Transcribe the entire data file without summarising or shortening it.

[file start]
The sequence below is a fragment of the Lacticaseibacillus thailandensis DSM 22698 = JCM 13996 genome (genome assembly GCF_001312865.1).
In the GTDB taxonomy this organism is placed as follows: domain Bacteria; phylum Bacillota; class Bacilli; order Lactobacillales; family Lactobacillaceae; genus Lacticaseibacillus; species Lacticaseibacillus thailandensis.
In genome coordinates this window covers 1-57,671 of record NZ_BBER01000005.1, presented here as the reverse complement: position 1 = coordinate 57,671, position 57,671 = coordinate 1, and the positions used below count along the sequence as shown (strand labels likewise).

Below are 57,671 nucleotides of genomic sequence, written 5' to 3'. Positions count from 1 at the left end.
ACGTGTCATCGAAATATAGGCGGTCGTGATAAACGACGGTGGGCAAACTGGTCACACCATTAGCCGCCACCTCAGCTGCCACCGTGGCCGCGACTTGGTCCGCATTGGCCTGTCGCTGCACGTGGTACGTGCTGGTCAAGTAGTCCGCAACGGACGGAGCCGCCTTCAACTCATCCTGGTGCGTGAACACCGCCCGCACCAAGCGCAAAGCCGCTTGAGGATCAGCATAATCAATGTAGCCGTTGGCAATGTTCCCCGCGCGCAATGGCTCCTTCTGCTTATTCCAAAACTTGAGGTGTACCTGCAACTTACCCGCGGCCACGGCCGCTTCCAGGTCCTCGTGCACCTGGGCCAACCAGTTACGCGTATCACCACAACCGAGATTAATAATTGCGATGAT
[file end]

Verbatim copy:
The sequence below is a fragment of the Lacticaseibacillus thailandensis DSM 22698 = JCM 13996 genome (genome assembly GCF_001312865.1).
In the GTDB taxonomy this organism is placed as follows: domain Bacteria; phylum Bacillota; class Bacilli; order Lactobacillales; family Lactobacillaceae; genus Lacticaseibacillus; species Lacticaseibacillus thailandensis.
In genome coordinates this window covers 1-57,671 of record NZ_BBER01000005.1, presented here as the reverse complement: position 1 = coordinate 57,671, position 57,671 = coordinate 1, and the positions used below count along the sequence as shown (strand labels likewise).

Below are 57,671 nucleotides of genomic sequence, written 5' to 3'. Positions count from 1 at the left end.
ACGTGTCATCGAAATATAGGCGGTCGTGATAAACGACGGTGGGCAAACTGGTCACACCATTAGCCGCCACCTCAGCTGCCACCGTGGCCGCGACTTGGTCCGCATTGGCCTGTCGCTGCACGTGGTACGTGCTGGTCAAGTAGTCCGCAACGGACGGAGCCGCCTTCAACTCATCCTGGTGCGTGAACACCGCCCGCACCAAGCGCAAAGCCGCTTGAGGATCAGCATAATCAATGTAGCCGTTGGCAATGTTCCCCGCGCGCAATGGCTCCTTCTGCTTATTCCAAAACTTGAGGTGTACCTGCAACTTACCCGCGGCCACGGCCGCTTCCAGGTCCTCGTGCACCTGGGCCAACCAGTTACGCGTATCACCACAACCGAGATTAATAATTGCGATGAT